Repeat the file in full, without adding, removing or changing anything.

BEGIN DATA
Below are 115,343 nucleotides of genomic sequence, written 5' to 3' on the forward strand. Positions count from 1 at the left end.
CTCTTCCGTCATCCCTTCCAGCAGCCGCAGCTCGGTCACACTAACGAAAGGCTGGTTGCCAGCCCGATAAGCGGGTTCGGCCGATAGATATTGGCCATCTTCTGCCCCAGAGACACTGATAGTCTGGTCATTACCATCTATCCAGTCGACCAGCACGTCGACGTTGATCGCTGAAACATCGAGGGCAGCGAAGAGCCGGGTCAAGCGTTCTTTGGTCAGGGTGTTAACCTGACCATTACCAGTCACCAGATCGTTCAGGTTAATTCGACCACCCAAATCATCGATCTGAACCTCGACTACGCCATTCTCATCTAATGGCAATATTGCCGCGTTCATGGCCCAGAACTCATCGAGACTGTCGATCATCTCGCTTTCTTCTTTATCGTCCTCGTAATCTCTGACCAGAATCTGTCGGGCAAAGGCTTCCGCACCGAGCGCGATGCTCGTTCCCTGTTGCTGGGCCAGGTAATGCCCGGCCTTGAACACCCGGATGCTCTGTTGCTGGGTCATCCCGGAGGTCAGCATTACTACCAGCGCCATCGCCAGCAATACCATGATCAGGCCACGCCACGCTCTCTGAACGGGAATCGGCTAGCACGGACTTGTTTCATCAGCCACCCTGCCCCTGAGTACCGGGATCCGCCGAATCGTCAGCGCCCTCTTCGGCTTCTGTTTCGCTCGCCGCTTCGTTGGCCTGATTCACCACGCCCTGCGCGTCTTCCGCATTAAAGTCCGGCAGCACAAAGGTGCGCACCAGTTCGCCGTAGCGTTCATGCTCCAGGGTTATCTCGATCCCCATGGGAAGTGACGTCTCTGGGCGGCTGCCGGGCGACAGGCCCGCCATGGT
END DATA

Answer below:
Below are 115,343 nucleotides of genomic sequence, written 5' to 3' on the forward strand. Positions count from 1 at the left end.
CTCTTCCGTCATCCCTTCCAGCAGCCGCAGCTCGGTCACACTAACGAAAGGCTGGTTGCCAGCCCGATAAGCGGGTTCGGCCGATAGATATTGGCCATCTTCTGCCCCAGAGACACTGATAGTCTGGTCATTACCATCTATCCAGTCGACCAGCACGTCGACGTTGATCGCTGAAACATCGAGGGCAGCGAAGAGCCGGGTCAAGCGTTCTTTGGTCAGGGTGTTAACCTGACCATTACCAGTCACCAGATCGTTCAGGTTAATTCGACCACCCAAATCATCGATCTGAACCTCGACTACGCCATTCTCATCTAATGGCAATATTGCCGCGTTCATGGCCCAGAACTCATCGAGACTGTCGATCATCTCGCTTTCTTCTTTATCGTCCTCGTAATCTCTGACCAGAATCTGTCGGGCAAAGGCTTCCGCACCGAGCGCGATGCTCGTTCCCTGTTGCTGGGCCAGGTAATGCCCGGCCTTGAACACCCGGATGCTCTGTTGCTGGGTCATCCCGGAGGTCAGCATTACTACCAGCGCCATCGCCAGCAATACCATGATCAGGCCACGCCACGCTCTCTGAACGGGAATCGGCTAGCACGGACTTGTTTCATCAGCCACCCTGCCCCTGAGTACCGGGATCCGCCGAATCGTCAGCGCCCTCTTCGGCTTCTGTTTCGCTCGCCGCTTCGTTGGCCTGATTCACCACGCCCTGCGCGTCTTCCGCATTAAAGTCCGGCAGCACAAAGGTGCGCACCAGTTCGCCGTAGCGTTCATGCTCCAGGGTTATCTCGATCCCCATGGGAAGTGACGTCTCTGGGCGGCTGCCGGGCGACAGGCCCGCCATGGT